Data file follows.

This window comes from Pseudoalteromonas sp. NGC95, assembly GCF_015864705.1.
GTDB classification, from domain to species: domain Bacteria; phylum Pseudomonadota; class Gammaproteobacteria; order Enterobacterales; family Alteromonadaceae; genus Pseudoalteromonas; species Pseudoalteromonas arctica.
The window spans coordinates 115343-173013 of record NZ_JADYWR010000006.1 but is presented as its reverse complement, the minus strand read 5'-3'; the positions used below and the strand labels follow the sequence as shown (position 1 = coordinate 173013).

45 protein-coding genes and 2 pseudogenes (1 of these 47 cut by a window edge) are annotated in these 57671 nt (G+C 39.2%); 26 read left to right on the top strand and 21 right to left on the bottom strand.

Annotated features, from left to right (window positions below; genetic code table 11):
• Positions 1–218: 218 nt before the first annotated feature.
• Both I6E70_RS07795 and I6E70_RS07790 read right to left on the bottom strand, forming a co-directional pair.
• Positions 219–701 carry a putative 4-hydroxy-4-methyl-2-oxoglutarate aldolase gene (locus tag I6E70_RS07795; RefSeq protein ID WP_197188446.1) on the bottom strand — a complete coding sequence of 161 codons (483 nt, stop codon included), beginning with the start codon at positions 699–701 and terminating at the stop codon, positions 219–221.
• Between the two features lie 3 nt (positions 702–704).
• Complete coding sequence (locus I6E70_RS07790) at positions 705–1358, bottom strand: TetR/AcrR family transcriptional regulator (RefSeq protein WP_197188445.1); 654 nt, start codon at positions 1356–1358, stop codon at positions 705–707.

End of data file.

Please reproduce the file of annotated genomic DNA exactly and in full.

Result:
This window comes from Pseudoalteromonas sp. NGC95, assembly GCF_015864705.1.
GTDB classification, from domain to species: domain Bacteria; phylum Pseudomonadota; class Gammaproteobacteria; order Enterobacterales; family Alteromonadaceae; genus Pseudoalteromonas; species Pseudoalteromonas arctica.
The window spans coordinates 115343-173013 of record NZ_JADYWR010000006.1 but is presented as its reverse complement, the minus strand read 5'-3'; the positions used below and the strand labels follow the sequence as shown (position 1 = coordinate 173013).

45 protein-coding genes and 2 pseudogenes (1 of these 47 cut by a window edge) are annotated in these 57671 nt (G+C 39.2%); 26 read left to right on the top strand and 21 right to left on the bottom strand.

Annotated features, from left to right (window positions below; genetic code table 11):
• Positions 1–218: 218 nt before the first annotated feature.
• Both I6E70_RS07795 and I6E70_RS07790 read right to left on the bottom strand, forming a co-directional pair.
• Positions 219–701 carry a putative 4-hydroxy-4-methyl-2-oxoglutarate aldolase gene (locus tag I6E70_RS07795; RefSeq protein ID WP_197188446.1) on the bottom strand — a complete coding sequence of 161 codons (483 nt, stop codon included), beginning with the start codon at positions 699–701 and terminating at the stop codon, positions 219–221.
• Between the two features lie 3 nt (positions 702–704).
• Complete coding sequence (locus I6E70_RS07790) at positions 705–1358, bottom strand: TetR/AcrR family transcriptional regulator (RefSeq protein WP_197188445.1); 654 nt, start codon at positions 1356–1358, stop codon at positions 705–707.